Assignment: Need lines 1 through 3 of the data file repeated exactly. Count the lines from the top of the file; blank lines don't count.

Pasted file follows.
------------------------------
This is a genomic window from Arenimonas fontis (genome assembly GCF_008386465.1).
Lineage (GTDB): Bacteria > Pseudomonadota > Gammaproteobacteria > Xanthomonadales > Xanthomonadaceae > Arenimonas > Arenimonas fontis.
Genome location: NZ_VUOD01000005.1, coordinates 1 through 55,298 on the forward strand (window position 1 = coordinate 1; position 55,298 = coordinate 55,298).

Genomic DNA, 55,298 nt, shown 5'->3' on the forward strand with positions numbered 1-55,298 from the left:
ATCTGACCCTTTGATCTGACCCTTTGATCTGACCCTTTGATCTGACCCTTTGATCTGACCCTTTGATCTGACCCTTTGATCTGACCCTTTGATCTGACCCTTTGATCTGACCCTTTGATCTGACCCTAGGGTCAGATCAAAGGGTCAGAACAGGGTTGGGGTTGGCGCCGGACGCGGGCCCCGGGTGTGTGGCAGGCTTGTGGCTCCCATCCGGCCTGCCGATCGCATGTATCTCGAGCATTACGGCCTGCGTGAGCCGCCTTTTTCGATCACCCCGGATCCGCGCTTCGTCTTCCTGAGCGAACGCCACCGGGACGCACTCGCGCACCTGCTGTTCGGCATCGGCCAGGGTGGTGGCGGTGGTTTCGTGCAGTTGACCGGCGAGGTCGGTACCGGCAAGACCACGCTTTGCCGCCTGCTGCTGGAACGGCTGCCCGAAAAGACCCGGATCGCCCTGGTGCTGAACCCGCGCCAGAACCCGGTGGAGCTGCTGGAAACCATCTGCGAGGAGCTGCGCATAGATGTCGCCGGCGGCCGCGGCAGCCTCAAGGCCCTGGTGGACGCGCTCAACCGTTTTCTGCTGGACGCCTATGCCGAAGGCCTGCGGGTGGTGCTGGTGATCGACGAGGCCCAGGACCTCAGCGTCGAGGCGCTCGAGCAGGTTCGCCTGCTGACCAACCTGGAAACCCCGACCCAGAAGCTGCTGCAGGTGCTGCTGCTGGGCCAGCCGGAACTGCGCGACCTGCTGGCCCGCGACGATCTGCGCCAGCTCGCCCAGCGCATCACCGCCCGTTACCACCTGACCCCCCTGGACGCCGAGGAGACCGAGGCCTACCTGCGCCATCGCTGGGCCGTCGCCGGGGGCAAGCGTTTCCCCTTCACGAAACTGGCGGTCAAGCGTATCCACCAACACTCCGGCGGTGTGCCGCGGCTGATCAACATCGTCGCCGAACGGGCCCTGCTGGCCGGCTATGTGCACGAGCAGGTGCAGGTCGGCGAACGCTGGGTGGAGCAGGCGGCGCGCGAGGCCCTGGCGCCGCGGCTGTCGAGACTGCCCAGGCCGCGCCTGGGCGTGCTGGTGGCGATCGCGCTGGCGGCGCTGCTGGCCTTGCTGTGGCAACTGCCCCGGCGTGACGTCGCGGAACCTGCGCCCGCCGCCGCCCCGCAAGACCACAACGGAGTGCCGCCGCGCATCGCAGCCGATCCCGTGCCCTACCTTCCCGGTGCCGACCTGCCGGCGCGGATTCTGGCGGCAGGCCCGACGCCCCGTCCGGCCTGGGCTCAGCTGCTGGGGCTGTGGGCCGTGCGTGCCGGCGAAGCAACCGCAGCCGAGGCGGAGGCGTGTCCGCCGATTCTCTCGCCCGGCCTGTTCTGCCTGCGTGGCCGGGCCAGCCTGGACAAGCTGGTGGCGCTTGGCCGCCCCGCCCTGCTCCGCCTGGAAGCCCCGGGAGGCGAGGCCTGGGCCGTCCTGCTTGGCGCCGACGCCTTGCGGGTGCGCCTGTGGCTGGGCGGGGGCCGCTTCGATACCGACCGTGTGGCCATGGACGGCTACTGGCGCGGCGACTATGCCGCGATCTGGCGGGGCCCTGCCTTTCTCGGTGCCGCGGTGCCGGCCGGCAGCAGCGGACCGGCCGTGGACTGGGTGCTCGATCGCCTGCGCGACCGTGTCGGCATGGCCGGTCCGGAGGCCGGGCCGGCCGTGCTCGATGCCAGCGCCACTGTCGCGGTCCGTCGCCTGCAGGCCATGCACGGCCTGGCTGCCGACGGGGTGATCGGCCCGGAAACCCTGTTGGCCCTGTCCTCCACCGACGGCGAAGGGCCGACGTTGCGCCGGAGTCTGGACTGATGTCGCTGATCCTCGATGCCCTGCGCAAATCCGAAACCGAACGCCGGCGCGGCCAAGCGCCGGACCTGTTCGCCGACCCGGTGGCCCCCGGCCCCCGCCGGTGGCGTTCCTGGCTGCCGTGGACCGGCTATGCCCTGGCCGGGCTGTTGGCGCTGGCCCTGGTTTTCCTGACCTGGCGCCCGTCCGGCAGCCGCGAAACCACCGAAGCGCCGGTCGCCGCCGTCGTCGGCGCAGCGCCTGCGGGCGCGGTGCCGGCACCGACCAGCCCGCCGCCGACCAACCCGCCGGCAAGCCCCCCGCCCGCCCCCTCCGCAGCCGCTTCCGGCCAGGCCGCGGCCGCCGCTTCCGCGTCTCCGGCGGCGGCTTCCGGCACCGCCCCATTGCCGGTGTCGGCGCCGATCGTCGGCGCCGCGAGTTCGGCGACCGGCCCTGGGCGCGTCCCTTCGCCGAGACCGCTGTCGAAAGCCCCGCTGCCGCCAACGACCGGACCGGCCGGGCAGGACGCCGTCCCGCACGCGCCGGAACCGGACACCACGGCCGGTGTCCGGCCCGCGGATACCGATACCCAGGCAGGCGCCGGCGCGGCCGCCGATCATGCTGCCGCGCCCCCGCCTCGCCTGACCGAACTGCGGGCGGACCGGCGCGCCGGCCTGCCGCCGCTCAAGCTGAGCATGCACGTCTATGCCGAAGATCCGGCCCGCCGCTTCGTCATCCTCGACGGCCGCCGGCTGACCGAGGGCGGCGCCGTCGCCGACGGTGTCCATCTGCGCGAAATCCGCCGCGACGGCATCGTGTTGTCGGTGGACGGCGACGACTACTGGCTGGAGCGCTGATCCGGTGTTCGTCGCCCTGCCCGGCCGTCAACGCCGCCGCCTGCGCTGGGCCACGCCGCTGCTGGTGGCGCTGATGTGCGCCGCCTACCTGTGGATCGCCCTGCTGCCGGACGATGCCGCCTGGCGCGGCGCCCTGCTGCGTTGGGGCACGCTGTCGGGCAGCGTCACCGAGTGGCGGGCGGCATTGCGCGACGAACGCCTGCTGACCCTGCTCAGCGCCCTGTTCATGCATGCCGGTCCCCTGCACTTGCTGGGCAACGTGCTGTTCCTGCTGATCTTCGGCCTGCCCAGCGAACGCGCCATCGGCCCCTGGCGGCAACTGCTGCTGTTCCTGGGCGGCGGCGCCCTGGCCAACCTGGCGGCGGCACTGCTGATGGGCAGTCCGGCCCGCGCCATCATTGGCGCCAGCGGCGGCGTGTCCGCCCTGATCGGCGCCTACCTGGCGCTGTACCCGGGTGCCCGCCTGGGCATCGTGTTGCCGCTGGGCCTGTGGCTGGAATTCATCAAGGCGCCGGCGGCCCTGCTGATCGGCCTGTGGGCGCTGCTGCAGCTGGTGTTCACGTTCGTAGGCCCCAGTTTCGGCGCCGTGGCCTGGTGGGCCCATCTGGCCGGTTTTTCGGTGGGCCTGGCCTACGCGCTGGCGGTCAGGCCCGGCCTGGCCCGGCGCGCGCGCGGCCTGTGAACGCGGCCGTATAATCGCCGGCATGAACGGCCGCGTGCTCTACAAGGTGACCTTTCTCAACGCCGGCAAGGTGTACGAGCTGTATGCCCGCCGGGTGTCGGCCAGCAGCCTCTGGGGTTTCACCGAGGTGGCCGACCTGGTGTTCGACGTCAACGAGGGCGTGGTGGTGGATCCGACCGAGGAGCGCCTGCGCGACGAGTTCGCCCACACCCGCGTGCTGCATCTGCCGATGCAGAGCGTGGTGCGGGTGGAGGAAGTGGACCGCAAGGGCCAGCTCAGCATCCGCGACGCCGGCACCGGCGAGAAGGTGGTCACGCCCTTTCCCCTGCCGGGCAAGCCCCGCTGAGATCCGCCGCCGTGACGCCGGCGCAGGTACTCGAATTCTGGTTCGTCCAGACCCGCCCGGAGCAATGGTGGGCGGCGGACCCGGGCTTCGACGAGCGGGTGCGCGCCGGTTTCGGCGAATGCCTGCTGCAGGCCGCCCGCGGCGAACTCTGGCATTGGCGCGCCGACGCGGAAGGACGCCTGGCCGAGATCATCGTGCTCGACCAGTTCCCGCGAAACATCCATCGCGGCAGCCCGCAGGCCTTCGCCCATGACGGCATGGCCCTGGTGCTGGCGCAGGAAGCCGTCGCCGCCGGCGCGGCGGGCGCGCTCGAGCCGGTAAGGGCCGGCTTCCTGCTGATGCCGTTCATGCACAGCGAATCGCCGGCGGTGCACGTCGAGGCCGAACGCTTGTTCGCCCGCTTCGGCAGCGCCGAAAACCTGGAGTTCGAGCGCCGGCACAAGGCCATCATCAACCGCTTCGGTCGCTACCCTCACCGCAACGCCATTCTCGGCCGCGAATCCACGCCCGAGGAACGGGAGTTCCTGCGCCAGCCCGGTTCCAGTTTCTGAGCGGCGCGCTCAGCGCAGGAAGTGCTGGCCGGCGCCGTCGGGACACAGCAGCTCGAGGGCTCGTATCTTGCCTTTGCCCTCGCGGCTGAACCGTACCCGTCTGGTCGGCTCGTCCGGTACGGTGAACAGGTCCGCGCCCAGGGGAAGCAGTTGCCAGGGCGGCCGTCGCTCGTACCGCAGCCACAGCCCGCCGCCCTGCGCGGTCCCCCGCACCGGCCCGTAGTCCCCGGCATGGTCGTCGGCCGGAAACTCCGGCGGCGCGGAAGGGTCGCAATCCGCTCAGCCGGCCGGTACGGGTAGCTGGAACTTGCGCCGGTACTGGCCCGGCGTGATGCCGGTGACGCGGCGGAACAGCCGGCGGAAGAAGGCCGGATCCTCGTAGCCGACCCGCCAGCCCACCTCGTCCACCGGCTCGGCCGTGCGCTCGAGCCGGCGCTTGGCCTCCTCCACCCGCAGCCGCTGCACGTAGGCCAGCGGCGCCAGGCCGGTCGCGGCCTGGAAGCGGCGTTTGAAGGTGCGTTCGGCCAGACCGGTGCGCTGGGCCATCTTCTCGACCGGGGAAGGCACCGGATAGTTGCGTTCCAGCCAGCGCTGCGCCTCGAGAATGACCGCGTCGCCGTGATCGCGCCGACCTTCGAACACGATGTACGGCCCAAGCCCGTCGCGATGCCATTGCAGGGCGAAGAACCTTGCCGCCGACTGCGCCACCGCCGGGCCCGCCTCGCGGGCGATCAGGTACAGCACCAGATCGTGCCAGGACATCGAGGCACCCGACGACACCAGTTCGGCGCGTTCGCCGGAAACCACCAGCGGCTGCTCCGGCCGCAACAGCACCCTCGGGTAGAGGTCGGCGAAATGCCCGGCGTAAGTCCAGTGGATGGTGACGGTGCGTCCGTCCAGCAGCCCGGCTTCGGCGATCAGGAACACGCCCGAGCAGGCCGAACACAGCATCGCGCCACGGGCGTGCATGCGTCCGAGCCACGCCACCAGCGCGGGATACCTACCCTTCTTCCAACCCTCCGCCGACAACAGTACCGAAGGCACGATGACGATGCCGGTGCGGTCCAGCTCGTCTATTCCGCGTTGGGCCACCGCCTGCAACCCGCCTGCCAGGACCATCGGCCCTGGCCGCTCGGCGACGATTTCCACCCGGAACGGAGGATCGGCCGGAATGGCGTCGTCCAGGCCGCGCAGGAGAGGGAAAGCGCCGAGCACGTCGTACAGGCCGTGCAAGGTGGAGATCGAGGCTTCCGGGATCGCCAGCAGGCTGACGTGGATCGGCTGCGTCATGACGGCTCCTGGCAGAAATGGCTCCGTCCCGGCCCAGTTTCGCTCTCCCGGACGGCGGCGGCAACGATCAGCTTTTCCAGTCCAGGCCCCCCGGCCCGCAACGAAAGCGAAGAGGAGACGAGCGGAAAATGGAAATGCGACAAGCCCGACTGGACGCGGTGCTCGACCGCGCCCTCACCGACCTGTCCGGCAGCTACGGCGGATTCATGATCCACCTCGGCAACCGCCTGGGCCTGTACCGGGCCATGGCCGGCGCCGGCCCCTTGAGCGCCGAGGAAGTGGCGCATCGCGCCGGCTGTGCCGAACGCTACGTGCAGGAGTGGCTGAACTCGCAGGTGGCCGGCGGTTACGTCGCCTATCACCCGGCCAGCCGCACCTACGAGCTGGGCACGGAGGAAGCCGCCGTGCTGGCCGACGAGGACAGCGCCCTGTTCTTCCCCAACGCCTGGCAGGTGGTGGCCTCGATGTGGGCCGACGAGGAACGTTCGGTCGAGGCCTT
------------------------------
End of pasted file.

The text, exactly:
This is a genomic window from Arenimonas fontis (genome assembly GCF_008386465.1).
Lineage (GTDB): Bacteria > Pseudomonadota > Gammaproteobacteria > Xanthomonadales > Xanthomonadaceae > Arenimonas > Arenimonas fontis.
Genome location: NZ_VUOD01000005.1, coordinates 1 through 55,298 on the forward strand (window position 1 = coordinate 1; position 55,298 = coordinate 55,298).